Second, I see a shift towards more inclusive product management methodologies. It’s taken some time, but I think the industry is finally realizing the importance of being intentional in the way that we build products. By default, and often as a consequence of the lack of representation, we’ve put technology out into the world that doesn’t meet the needs of people using it, including marginalized communities.
I would like to see a future where teams are consistently thoughtful about how the technology we build has implications beyond the immediate scope of the project — including the ways in which it could be potentially misused or disadvantage certain groups — and try and course correct for those scenarios early on in the product lifecycle.”
What advice do you wish you received before you entered the industry?
I think one is: I wish I knew that having conviction in your ideas is half the battle. As a product manager, you have to convince various stakeholders to buy into your vision. They’re only going to believe it if you believe it. So, projecting that confidence is huge, and it gets you a long way.
The other piece of advice is: don’t expect to have 100% certainty in the decisions you make. In a product role, you often have to make decisions with limited data. It’s important to be honest about your assumptions where the data is not there, but you also have to make some strategic bets based on the information you do have. Otherwise, you’re not going to make progress, and you’re going to miss out on opportunities. So, I would say those are the two things I learned from being in the role.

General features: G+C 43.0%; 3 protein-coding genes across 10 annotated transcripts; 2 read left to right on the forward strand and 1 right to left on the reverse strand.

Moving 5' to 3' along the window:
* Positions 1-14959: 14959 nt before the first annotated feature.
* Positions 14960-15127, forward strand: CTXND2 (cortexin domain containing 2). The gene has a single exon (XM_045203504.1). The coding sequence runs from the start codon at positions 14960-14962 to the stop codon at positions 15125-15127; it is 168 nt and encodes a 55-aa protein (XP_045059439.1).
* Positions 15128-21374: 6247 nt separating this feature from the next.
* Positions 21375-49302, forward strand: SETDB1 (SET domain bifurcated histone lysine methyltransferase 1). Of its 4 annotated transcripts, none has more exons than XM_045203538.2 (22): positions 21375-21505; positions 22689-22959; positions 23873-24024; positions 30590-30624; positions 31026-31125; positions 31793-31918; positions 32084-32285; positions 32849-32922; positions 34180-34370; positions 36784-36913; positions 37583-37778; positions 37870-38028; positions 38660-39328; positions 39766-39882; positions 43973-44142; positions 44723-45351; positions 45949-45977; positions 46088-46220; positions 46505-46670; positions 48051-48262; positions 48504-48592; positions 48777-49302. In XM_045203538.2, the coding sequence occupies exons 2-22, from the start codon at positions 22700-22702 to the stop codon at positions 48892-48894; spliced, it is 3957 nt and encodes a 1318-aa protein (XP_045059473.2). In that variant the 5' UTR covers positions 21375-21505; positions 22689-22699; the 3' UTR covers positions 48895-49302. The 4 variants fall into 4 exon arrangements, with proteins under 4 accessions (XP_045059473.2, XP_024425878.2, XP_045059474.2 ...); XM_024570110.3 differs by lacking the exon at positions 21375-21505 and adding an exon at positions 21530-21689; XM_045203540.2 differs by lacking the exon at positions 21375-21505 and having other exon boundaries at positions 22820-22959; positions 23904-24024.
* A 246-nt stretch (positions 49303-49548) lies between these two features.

What are the 2-3 qualities/skills you’ve developed that allowed you to succeed in your Product Manager role?
I would say, one — it’s overused — but I do truly think empathy and being able to work well with a variety of different personality types is critical. There’s a lot of people that you work closely with on a regular basis in a product role that you don’t directly manage. You need to be able to meet them where they’re at and establish genuine relationships to move fast and get things done.
The second one is bias for action. As a product manager, you own your own charter and it’s your responsibility to make sure that it moves forward. So while product strategy and long-term vision are critical to this role, equally so is execution and making sure that that vision comes to life. That includes setting smaller, more concrete milestones to make progress towards your long-term goals.
What are the 2-3 pieces of advice you’d like to give to students seeking a career in product management?
- Don’t sell yourself short: There’s no exact archetype of a product manager, nor should there be, in my opinion. I think that great product managers come from a variety of backgrounds and skillsets. So be confident and proud of the unique experience you bring to the table and how it can apply to a product role.
- Don’t be discouraged by rejection: Product management is a high-demand role. The interview process can be rigorous and involve a lot of rejection. I definitely have not nailed every product management interview, but I think each experience has taught me something and allowed me to ultimately get to where I am today. So I’m grateful for that.
- Don’t underestimate the value of connections: Don’t be afraid to message that former peer or co-worker, even if it’s scary or embarrassing. Those are often the connections that can get you to that phone screen that ultimately changes the trajectory of your career. Always leverage connections.